|Photo from: http://www.aircharterbahamas.com/images/berry_islands_map.jpg|
After this moment of exploration, the tracking team continued their search for Rita and Georgie. With infrequent signals and less than ideal sea conditions, we weren’t getting a good sense of directionality from their tag signals but knew that the tagged manatees were still in the area.
Later that night, Argos locations showed that Rita and Georgie had begun their journey up north towards Cistern Cay. This would be their fourth trip up north since their release on April 19th, 2012. Based on previous trips up north, the tracking team anticipated that they will go to one of three locations: Lignum Vitae Cay, Coco Cay, or Great Stirrup Cay.
Lignum Vitae Cay is a known feeding area visited by Rita and Georgie during previous trips up north. Upon inspection, this area has an extensive turtle grass (Thalassia testudinum) beds. Turtle grass, manatee grass (Syringodium filiforme) and shoal grass (Halodule wrightii) are the three seagrass types commonly found in the Bahamas.
But instead of stopping in at Lignum Vitae Cay, Rita and Georgie continued to the southern side of Great Stirrup Cay. This area also has lots of seagrass, which may be another attraction for them to this area. After a quick trip around the western end of Great Stirrup and along the northern side of the island, they continued south along the eastern side of Great Harbour Cay. This trip is familiar to Rita and Georgie as they took a very similar trip within their first week of release.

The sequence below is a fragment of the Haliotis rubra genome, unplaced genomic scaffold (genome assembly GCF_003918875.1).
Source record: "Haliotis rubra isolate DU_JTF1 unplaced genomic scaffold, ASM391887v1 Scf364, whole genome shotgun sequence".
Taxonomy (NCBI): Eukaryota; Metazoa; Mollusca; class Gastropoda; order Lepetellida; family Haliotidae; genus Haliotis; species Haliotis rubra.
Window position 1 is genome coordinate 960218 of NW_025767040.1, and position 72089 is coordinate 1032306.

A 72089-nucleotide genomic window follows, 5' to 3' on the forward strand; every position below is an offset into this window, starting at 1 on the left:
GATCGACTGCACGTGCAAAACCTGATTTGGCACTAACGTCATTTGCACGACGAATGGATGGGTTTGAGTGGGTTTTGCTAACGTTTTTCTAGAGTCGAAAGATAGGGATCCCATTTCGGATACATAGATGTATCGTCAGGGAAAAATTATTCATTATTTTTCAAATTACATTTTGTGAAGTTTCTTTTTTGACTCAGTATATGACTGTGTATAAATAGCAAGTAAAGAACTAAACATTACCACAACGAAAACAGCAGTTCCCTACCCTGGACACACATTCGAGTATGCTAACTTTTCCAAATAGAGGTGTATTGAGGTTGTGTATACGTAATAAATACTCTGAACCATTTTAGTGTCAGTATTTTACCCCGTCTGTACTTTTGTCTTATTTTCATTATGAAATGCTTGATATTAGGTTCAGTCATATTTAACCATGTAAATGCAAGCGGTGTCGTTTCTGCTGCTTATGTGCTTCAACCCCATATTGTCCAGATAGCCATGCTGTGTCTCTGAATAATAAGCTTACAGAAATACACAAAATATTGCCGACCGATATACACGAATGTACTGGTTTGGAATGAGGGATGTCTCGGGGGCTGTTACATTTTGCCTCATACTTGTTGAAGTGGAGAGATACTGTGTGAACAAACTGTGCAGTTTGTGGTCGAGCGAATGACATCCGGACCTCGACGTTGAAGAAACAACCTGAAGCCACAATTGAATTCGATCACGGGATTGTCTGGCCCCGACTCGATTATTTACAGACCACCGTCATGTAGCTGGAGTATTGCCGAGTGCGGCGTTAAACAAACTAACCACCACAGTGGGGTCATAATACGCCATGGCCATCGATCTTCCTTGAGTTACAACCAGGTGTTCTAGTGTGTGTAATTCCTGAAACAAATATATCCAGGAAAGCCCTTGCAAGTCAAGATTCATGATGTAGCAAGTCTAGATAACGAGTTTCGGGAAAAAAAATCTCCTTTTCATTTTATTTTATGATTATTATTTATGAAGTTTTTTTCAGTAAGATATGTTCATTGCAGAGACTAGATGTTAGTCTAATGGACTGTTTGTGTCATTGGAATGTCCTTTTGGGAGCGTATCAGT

Early morning satellite locations showed that Rita and Georgie had continued south along the eastern side of Great Harbour Cay, pass Petit Cay, and towards the shallow banks off the western side of Ambergris Cays. By 4:30pm that afternoon, they had explored the shallow banks off the western side of Amerbergis Cays and headed southeast to Holmes Cay.
There was a shift in the tracking team today!
Kelly began her trip back to Bimini and William Bonner a college student and BMMRO volunteer returned to Berry Islands to assist Kendria. William spent some time in the Berry Islands prior to Rita and Georgie’s release. During this time he recorded sightings of manatees and assisted in outreach efforts with the local fishermen.
At 6:30am, Argos locations showed that Rita and Georgie were at Holmes Cay. Bad weather prevented Kendria and William from organizing a trip south, instead Rita and Georgie’s movements were monitored via Argos satellite data.